An order of urgency is within the purview of a court’s discretion. In constitutional matters, an order of urgency is only granted in the clearest of and exceptional cases. One has to take the Court into one’s confidence on the factors giving rise to the claimed urgency, through the certificate of urgency and the founding affidavit to the application. The remarks of the Court in Mayor Logistics (Pvt) Ltd v Zimbabwe Revenue Authority 2014 (2) ZLR 78 (C) at 88B-F are pertinent. The Court said:

“An order that a constitutional matter should be heard on an urgent basis is an extraordinary remedy designed to be granted in the clearest of cases.


The principle of equality of treatment requires that a litigant whose case is pending hearing in a court must be subjected to the same procedure as is applied to others for the determination of the question whether his or her case is ready to be set down for hearing by the court.  The decision that a case should be set down for hearing by the Constitutional Court is made by the Registrar.  It is only in exceptional circumstances, and upon an application on a certificate of urgency signed by a legal practitioner, that the chief justice will order that a matter should be heard on an urgent basis.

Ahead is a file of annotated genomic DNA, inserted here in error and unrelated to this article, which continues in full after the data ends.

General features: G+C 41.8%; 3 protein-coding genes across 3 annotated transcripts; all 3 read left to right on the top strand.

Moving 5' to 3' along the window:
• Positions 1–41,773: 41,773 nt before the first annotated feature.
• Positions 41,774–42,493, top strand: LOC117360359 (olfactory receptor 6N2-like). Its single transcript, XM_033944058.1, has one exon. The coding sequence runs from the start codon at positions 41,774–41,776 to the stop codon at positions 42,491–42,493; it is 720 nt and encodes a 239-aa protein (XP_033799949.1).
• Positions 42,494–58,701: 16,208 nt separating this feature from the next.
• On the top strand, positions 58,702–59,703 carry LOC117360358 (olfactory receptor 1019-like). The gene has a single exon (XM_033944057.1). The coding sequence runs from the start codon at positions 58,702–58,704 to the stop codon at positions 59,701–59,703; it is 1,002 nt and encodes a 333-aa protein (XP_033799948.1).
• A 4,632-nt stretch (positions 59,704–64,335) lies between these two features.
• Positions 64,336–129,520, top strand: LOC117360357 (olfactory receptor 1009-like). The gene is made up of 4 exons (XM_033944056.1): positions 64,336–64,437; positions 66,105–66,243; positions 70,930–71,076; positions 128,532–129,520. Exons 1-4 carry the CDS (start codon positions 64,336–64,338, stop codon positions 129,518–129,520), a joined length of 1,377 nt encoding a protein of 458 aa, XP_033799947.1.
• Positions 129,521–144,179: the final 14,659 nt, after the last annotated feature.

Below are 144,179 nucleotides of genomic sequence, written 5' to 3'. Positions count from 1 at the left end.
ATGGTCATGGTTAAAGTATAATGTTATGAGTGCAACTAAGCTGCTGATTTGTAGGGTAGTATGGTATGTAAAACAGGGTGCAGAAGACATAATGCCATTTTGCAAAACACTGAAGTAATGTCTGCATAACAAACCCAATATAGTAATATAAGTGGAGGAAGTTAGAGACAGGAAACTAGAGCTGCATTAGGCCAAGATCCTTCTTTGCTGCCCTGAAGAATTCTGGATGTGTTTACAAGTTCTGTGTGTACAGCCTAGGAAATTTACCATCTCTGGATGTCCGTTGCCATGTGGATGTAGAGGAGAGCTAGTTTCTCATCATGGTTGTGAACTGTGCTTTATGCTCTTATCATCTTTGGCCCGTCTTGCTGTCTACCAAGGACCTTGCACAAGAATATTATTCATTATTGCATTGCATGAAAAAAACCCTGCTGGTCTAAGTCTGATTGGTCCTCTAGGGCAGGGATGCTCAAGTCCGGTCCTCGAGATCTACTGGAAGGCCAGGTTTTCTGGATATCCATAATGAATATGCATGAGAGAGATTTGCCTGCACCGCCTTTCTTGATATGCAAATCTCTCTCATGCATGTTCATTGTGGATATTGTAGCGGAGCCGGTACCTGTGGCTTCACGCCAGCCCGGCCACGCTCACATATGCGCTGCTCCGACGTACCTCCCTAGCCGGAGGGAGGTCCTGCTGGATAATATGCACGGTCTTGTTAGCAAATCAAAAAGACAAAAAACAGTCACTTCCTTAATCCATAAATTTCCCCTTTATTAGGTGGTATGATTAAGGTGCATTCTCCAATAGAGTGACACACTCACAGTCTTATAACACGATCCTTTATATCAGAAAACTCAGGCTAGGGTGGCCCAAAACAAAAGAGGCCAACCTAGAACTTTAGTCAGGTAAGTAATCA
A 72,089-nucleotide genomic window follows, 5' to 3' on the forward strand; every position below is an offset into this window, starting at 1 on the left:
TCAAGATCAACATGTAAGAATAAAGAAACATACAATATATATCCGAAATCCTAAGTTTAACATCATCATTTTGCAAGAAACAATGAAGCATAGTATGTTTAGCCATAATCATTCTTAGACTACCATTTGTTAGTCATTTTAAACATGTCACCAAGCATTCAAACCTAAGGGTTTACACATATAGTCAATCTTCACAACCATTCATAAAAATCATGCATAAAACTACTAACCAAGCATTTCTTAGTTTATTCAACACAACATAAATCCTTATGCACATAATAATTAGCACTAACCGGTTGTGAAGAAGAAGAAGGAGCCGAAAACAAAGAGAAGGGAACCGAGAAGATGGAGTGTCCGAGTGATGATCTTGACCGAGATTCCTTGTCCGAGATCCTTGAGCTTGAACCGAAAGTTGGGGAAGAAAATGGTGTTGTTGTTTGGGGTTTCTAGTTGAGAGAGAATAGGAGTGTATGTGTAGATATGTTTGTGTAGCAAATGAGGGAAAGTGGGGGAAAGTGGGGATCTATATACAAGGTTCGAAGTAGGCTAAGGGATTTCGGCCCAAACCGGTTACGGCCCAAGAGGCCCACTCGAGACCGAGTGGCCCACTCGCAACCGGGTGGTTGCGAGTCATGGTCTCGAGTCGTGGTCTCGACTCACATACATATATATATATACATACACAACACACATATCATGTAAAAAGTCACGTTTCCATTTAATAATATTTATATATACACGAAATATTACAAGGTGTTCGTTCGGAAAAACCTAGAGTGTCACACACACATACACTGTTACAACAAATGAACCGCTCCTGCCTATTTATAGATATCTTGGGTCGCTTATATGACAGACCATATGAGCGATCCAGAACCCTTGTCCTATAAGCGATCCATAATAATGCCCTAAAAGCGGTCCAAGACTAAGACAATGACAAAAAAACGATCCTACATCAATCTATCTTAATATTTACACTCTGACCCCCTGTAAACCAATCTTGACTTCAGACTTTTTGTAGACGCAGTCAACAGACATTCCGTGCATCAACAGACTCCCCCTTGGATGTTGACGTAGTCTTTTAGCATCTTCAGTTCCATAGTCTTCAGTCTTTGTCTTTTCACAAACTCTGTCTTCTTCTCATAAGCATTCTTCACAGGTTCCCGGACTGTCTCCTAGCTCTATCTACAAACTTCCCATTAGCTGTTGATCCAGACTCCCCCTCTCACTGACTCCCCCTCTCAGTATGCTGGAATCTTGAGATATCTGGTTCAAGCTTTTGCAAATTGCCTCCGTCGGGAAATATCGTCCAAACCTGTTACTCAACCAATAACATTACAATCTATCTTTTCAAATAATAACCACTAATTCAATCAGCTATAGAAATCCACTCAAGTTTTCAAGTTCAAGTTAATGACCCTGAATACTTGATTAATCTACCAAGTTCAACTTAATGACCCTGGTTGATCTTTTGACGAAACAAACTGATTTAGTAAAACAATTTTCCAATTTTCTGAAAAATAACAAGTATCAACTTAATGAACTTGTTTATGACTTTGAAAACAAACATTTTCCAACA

A party favoured with an order for a hearing of the case on an urgent basis gains a considerable advantage over persons whose disputes are being set down for hearing in the normal course of events.  A party seeking to be accorded the preferential treatment must set out, in the founding affidavit, facts that distinguish the case from others to justify the granting of the order for urgent hearing without breach of the principle that similarly situated litigants are entitled to be treated alike.


The certificate of urgency should show that the legal practitioner carefully examined the founding affidavit and documents filed in support of the urgent application for facts which support the allegation that a delay in having the case heard on an urgent basis would render the eventual relief ineffectual.  See Pickering v Zimbabwe Newspapers (1980) Ltd 1991 (1) ZLR 71 (H); Dilwin Investments (Pvt) Ltd v Jopa Engineering Company (Pvt) Ltd HH-116-98; Triple C Pigs & Anor v Commissioner General, Zimbabwe Revenue Authority 2007 (1) ZLR 27 (H).” (emphasis added)